electroCore's device provides mild electrical stimulation to the vagus nerve in order to alleviate headaches.
Can futuristic-sounding technologies really drive meaningful outcomes that improve the everyday performance of health systems?
At HIMSS 2017, Patricia Sengstack led a conversation peppered with allusions to books and films from recent memory, bringing a certain levity to the weighty and important topic of patient safety. IT can help enormously, but also create problems of its own.
At HIMSS17 in Orlando, Florida, HCA News spoke with Ashish Sharma, Chief Marketing Officer at Spectralink. Spectralink's communications technology is nearly ubiquitous in hospitals, and Sharma discussed the move from simple, utilitarian devices to the creation of new, integrated touchscreen units.
The main goal, he said, was not merely insuring compliance to regulation, but instead insuring actual security.
The company is confident in the system, with CEO Jim Pearson saying he believes that “it will revolutionize the intracranial neurosurgical market."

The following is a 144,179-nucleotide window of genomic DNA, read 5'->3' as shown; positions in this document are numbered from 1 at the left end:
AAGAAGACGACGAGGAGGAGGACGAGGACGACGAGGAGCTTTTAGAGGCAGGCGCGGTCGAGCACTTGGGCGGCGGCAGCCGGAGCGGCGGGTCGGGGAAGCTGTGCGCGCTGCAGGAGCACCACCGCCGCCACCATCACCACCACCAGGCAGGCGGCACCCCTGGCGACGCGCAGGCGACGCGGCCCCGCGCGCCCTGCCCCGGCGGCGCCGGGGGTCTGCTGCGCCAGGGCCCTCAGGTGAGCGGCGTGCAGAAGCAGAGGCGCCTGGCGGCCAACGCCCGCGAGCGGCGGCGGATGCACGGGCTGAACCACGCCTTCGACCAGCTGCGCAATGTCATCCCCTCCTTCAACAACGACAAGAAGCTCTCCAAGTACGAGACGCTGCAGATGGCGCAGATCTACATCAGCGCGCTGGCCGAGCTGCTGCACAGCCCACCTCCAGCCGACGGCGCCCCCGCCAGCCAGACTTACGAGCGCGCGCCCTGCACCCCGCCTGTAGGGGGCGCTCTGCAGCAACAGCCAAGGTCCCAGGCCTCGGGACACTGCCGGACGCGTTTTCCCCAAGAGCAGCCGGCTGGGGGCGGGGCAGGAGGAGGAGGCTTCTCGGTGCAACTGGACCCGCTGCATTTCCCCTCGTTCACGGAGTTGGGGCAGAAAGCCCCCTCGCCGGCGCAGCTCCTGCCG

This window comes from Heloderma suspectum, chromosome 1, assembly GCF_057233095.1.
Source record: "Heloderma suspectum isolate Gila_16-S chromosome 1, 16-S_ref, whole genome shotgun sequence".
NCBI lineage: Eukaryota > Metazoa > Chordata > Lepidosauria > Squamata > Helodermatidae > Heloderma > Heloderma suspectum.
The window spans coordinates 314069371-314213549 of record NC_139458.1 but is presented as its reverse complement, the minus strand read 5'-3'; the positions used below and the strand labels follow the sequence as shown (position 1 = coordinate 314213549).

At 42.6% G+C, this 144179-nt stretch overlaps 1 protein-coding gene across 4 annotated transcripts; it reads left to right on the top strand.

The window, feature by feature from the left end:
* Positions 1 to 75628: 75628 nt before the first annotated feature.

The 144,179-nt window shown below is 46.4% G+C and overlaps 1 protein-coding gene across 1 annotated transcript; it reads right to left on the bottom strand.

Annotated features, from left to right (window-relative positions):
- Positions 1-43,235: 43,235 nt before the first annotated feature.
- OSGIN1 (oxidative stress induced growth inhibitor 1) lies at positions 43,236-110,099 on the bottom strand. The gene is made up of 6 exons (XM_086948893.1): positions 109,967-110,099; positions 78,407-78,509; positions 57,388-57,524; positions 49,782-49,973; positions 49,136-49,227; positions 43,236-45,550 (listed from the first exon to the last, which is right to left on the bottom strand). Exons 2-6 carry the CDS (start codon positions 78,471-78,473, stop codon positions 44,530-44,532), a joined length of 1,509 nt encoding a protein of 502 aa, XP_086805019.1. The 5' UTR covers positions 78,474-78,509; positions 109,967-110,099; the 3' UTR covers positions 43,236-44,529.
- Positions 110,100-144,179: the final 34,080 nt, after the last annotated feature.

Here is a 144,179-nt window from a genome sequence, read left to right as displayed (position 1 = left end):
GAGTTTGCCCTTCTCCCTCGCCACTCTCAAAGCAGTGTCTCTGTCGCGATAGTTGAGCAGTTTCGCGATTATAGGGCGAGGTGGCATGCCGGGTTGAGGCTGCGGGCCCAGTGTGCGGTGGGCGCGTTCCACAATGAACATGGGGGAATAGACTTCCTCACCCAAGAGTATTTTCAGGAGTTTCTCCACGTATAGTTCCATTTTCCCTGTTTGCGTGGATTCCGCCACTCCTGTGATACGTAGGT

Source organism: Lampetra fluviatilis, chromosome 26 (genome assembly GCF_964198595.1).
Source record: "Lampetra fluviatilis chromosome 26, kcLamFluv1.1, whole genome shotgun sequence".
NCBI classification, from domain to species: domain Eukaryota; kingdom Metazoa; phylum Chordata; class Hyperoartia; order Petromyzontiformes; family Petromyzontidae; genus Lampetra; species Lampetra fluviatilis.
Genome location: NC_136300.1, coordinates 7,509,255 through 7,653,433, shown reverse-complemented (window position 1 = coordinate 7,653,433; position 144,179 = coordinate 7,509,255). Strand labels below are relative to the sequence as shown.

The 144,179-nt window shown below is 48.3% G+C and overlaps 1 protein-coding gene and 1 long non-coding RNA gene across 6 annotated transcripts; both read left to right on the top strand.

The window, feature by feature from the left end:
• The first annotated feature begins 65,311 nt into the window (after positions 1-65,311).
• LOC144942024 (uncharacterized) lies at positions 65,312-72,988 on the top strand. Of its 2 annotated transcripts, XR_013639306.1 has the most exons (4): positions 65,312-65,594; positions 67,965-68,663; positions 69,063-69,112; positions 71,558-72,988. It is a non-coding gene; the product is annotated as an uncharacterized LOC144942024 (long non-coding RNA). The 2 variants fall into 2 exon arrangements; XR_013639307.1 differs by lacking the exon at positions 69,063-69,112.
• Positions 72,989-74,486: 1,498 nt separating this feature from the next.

Ultra-efficient, bright, and versatile, LEDs have changed various industries. A study recently deemed the promising new device "ready for large clinical trials."
"We really do have the capability of having what everybody wants: a value-based system where the computer works for you and you don’t work for the computer."
"We have international data and interoperability standards now that define every piece of medical information...whether it’s a lab report or a PET scan report or a discharge summary."
It may be possible soon to create bones from transplant using a 3d printer, thanks to a new ink developed at Northwestern.
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